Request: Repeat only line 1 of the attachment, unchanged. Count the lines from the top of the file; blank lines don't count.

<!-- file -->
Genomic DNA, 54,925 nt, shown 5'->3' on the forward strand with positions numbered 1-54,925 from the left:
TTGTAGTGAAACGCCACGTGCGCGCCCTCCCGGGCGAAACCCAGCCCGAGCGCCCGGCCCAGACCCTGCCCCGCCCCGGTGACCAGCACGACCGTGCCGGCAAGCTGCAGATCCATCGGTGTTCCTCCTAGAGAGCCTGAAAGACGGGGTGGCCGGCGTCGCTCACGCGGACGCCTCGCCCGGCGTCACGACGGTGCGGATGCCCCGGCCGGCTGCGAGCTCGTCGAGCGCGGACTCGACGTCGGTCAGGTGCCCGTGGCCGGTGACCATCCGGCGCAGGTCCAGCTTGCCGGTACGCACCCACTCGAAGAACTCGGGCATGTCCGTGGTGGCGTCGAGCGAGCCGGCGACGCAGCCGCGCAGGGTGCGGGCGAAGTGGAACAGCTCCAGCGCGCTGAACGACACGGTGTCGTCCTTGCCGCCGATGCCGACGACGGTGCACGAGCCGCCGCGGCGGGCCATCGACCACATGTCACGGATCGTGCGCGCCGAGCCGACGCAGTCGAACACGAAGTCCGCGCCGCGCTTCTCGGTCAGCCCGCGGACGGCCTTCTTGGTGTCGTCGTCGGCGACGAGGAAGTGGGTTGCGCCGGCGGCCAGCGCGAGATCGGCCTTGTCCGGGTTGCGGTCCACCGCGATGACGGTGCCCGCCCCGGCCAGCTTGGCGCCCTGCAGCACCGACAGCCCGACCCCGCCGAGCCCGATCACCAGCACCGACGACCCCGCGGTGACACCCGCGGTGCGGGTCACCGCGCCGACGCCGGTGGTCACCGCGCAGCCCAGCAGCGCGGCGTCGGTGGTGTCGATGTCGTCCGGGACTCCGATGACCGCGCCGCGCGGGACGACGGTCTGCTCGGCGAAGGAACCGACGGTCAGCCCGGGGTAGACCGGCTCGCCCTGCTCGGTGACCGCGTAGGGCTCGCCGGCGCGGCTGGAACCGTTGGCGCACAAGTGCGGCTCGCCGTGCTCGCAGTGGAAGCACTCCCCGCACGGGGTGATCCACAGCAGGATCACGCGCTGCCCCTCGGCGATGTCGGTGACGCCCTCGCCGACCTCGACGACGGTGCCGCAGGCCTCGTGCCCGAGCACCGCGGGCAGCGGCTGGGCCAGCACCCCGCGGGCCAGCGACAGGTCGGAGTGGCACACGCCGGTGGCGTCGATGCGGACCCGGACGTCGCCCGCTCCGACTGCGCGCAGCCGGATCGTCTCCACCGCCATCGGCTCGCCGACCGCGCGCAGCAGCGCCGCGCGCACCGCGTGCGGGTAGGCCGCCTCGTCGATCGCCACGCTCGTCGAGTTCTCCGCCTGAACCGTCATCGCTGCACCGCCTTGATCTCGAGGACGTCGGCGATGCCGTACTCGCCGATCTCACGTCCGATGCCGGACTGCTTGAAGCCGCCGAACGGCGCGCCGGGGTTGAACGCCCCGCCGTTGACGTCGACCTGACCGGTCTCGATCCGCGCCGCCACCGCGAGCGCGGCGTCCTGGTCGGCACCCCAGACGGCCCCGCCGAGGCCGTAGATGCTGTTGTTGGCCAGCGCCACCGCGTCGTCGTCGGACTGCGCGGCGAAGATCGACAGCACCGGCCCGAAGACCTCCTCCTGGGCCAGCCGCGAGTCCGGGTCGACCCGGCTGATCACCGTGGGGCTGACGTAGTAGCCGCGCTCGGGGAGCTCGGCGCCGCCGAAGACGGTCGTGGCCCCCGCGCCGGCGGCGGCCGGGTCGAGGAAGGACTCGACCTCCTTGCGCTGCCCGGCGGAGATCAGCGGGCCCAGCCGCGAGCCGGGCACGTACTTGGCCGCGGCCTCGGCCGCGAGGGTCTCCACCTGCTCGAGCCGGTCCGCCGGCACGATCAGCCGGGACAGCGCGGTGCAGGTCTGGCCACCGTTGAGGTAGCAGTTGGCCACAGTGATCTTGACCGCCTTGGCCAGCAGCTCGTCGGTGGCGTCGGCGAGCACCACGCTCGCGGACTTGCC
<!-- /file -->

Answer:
Genomic DNA, 54,925 nt, shown 5'->3' on the forward strand with positions numbered 1-54,925 from the left: